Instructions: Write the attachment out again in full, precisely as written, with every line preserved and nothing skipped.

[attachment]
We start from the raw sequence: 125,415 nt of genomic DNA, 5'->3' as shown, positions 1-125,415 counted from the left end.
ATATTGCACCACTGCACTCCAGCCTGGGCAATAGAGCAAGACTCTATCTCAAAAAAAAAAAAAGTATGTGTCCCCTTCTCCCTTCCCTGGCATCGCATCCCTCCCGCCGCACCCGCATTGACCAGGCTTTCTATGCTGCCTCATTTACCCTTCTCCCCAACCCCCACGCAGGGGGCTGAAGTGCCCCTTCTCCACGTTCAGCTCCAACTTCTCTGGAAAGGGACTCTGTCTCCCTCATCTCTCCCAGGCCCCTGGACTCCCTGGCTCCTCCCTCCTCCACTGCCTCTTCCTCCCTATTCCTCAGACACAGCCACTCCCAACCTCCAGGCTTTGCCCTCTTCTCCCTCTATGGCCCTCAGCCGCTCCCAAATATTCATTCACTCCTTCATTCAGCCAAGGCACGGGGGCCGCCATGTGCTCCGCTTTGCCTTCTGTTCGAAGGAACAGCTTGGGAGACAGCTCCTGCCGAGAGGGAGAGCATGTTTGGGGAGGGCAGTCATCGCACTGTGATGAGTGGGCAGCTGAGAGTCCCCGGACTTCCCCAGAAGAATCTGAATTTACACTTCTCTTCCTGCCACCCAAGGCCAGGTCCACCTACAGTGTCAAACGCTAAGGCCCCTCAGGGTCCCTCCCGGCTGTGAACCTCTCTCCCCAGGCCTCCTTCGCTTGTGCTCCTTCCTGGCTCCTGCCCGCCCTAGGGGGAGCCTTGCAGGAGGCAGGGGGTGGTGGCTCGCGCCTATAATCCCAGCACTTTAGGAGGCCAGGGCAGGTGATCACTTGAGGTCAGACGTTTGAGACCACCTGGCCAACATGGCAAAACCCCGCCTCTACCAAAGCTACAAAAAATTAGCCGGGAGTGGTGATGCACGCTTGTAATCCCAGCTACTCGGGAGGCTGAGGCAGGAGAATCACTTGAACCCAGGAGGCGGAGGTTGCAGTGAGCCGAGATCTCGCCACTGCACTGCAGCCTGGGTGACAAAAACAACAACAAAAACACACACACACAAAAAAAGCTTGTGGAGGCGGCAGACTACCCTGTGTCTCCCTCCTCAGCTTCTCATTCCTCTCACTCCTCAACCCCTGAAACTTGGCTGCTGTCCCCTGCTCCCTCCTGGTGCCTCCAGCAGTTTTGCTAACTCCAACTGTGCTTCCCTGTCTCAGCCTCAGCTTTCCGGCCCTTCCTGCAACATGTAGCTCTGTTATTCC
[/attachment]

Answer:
We start from the raw sequence: 125,415 nt of genomic DNA, 5'->3' as shown, positions 1-125,415 counted from the left end.
ATATTGCACCACTGCACTCCAGCCTGGGCAATAGAGCAAGACTCTATCTCAAAAAAAAAAAAAGTATGTGTCCCCTTCTCCCTTCCCTGGCATCGCATCCCTCCCGCCGCACCCGCATTGACCAGGCTTTCTATGCTGCCTCATTTACCCTTCTCCCCAACCCCCACGCAGGGGGCTGAAGTGCCCCTTCTCCACGTTCAGCTCCAACTTCTCTGGAAAGGGACTCTGTCTCCCTCATCTCTCCCAGGCCCCTGGACTCCCTGGCTCCTCCCTCCTCCACTGCCTCTTCCTCCCTATTCCTCAGACACAGCCACTCCCAACCTCCAGGCTTTGCCCTCTTCTCCCTCTATGGCCCTCAGCCGCTCCCAAATATTCATTCACTCCTTCATTCAGCCAAGGCACGGGGGCCGCCATGTGCTCCGCTTTGCCTTCTGTTCGAAGGAACAGCTTGGGAGACAGCTCCTGCCGAGAGGGAGAGCATGTTTGGGGAGGGCAGTCATCGCACTGTGATGAGTGGGCAGCTGAGAGTCCCCGGACTTCCCCAGAAGAATCTGAATTTACACTTCTCTTCCTGCCACCCAAGGCCAGGTCCACCTACAGTGTCAAACGCTAAGGCCCCTCAGGGTCCCTCCCGGCTGTGAACCTCTCTCCCCAGGCCTCCTTCGCTTGTGCTCCTTCCTGGCTCCTGCCCGCCCTAGGGGGAGCCTTGCAGGAGGCAGGGGGTGGTGGCTCGCGCCTATAATCCCAGCACTTTAGGAGGCCAGGGCAGGTGATCACTTGAGGTCAGACGTTTGAGACCACCTGGCCAACATGGCAAAACCCCGCCTCTACCAAAGCTACAAAAAATTAGCCGGGAGTGGTGATGCACGCTTGTAATCCCAGCTACTCGGGAGGCTGAGGCAGGAGAATCACTTGAACCCAGGAGGCGGAGGTTGCAGTGAGCCGAGATCTCGCCACTGCACTGCAGCCTGGGTGACAAAAACAACAACAAAAACACACACACACAAAAAAAGCTTGTGGAGGCGGCAGACTACCCTGTGTCTCCCTCCTCAGCTTCTCATTCCTCTCACTCCTCAACCCCTGAAACTTGGCTGCTGTCCCCTGCTCCCTCCTGGTGCCTCCAGCAGTTTTGCTAACTCCAACTGTGCTTCCCTGTCTCAGCCTCAGCTTTCCGGCCCTTCCTGCAACATGTAGCTCTGTTATTCC